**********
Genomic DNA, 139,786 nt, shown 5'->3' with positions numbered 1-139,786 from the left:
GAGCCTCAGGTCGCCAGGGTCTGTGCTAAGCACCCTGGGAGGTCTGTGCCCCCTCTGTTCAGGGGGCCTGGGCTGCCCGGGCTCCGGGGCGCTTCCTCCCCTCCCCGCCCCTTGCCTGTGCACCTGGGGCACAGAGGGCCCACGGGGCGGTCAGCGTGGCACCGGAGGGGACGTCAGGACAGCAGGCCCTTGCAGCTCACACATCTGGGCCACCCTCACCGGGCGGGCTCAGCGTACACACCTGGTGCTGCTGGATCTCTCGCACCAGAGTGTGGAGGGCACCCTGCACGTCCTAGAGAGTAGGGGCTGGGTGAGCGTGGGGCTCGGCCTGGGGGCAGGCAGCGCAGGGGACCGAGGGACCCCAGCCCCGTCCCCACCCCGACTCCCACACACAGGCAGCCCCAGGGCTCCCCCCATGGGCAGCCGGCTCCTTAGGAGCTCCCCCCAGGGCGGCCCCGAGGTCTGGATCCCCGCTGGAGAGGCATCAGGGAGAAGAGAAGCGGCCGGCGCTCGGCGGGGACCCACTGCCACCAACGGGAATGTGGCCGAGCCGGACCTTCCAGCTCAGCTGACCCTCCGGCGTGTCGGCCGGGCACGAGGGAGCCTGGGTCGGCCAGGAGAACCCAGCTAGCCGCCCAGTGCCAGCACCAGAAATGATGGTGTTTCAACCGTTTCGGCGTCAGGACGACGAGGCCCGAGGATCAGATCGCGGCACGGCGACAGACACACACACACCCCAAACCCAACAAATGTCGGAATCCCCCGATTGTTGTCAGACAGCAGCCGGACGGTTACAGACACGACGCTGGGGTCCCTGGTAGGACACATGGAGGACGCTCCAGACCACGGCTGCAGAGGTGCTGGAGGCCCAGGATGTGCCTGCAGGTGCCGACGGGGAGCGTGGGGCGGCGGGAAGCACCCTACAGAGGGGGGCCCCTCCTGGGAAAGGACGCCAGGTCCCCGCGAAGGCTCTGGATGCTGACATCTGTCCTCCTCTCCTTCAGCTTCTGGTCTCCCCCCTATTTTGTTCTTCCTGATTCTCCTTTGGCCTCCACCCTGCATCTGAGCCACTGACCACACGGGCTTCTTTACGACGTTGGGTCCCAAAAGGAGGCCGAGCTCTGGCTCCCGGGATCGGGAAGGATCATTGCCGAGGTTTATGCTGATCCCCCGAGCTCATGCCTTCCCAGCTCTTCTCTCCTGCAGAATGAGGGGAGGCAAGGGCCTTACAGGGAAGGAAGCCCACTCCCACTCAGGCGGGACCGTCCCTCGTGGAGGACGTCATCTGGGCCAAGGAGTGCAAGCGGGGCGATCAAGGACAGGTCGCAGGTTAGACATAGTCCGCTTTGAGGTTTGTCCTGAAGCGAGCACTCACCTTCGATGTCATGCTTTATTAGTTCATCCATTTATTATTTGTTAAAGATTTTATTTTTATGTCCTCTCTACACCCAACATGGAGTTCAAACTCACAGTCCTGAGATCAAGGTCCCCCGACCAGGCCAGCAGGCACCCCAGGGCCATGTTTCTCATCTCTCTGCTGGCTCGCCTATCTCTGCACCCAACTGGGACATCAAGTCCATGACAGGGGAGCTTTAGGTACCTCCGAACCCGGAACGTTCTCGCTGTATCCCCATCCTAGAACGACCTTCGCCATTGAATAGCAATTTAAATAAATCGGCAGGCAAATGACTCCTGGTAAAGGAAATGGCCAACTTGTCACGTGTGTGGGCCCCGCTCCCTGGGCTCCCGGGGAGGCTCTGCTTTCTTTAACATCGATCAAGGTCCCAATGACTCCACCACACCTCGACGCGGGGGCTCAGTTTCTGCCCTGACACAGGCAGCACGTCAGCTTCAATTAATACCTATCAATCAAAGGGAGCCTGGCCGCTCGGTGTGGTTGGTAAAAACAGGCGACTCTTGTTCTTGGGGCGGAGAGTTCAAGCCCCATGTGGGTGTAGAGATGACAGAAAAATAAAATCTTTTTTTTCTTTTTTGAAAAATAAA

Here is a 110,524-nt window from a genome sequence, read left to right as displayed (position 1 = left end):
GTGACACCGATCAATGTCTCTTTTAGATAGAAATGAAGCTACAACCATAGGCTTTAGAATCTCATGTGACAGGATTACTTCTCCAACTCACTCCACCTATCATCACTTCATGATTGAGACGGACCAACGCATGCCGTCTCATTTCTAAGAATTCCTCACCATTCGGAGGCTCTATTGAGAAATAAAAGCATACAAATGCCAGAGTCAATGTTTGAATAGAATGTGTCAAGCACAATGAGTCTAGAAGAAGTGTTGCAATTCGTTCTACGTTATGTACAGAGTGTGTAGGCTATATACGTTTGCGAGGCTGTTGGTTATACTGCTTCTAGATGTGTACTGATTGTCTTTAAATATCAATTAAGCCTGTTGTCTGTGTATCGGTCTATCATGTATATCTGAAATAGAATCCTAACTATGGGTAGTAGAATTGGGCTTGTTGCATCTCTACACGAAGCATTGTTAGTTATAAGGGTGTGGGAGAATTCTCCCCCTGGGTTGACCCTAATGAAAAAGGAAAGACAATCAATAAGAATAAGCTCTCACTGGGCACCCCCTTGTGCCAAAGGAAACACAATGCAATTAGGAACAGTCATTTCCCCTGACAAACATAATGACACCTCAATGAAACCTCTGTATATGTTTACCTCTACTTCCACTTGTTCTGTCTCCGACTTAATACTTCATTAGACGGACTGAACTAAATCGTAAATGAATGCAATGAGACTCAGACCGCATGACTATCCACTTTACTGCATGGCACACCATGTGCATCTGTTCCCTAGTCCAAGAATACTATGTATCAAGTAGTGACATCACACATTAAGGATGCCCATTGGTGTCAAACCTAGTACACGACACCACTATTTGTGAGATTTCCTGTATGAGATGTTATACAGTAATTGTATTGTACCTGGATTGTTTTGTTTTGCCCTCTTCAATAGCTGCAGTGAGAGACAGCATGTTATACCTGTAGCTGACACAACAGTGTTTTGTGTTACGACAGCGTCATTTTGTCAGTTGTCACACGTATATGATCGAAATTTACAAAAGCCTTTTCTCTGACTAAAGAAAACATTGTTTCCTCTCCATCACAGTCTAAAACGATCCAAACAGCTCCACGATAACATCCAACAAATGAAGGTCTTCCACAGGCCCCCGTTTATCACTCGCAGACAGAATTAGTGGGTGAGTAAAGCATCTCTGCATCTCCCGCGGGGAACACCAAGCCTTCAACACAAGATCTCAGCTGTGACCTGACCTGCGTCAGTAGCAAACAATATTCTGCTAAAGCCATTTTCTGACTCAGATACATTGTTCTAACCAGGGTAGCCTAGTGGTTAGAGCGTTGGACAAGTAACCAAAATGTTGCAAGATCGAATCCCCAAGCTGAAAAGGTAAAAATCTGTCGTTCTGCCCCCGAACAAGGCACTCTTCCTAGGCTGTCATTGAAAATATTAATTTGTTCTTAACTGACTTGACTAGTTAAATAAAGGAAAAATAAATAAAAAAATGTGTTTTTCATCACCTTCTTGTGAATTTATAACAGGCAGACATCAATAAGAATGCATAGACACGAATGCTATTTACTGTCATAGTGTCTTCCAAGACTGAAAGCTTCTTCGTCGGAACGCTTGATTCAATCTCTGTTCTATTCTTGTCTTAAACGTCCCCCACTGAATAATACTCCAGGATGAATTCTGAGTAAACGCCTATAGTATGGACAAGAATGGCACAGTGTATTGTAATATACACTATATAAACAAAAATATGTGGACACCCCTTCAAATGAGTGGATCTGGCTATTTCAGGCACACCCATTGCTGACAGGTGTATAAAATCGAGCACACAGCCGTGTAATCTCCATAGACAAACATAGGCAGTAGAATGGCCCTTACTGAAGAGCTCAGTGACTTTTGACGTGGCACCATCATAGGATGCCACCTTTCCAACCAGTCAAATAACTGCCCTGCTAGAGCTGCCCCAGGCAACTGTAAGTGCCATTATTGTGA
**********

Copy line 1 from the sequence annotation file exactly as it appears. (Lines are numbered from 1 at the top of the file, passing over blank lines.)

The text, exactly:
Genomic DNA, 139,786 nt, shown 5'->3' with positions numbered 1-139,786 from the left: